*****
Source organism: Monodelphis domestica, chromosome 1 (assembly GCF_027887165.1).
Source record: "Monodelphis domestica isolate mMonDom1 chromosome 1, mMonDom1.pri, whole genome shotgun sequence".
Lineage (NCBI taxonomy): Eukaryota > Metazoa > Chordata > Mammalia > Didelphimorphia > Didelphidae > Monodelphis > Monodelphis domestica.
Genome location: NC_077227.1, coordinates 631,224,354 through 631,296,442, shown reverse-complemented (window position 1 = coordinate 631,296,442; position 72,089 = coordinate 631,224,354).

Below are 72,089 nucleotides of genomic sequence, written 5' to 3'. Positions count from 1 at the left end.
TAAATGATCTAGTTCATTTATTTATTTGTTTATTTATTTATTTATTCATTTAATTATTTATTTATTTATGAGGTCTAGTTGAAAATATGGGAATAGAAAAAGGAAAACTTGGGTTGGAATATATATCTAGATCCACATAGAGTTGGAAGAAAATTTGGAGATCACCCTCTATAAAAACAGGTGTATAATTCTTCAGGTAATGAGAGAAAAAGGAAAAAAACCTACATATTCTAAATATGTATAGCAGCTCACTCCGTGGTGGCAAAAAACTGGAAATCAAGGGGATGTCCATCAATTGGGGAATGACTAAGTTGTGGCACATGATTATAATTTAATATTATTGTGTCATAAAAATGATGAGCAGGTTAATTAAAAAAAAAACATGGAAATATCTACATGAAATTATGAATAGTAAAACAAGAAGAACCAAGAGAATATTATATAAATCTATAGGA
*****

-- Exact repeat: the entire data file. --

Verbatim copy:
Source organism: Monodelphis domestica, chromosome 1 (assembly GCF_027887165.1).
Source record: "Monodelphis domestica isolate mMonDom1 chromosome 1, mMonDom1.pri, whole genome shotgun sequence".
Lineage (NCBI taxonomy): Eukaryota > Metazoa > Chordata > Mammalia > Didelphimorphia > Didelphidae > Monodelphis > Monodelphis domestica.
Genome location: NC_077227.1, coordinates 631,224,354 through 631,296,442, shown reverse-complemented (window position 1 = coordinate 631,296,442; position 72,089 = coordinate 631,224,354).

Below are 72,089 nucleotides of genomic sequence, written 5' to 3'. Positions count from 1 at the left end.
TAAATGATCTAGTTCATTTATTTATTTGTTTATTTATTTATTTATTCATTTAATTATTTATTTATTTATGAGGTCTAGTTGAAAATATGGGAATAGAAAAAGGAAAACTTGGGTTGGAATATATATCTAGATCCACATAGAGTTGGAAGAAAATTTGGAGATCACCCTCTATAAAAACAGGTGTATAATTCTTCAGGTAATGAGAGAAAAAGGAAAAAAACCTACATATTCTAAATATGTATAGCAGCTCACTCCGTGGTGGCAAAAAACTGGAAATCAAGGGGATGTCCATCAATTGGGGAATGACTAAGTTGTGGCACATGATTATAATTTAATATTATTGTGTCATAAAAATGATGAGCAGGTTAATTAAAAAAAAAACATGGAAATATCTACATGAAATTATGAATAGTAAAACAAGAAGAACCAAGAGAATATTATATAAATCTATAGGA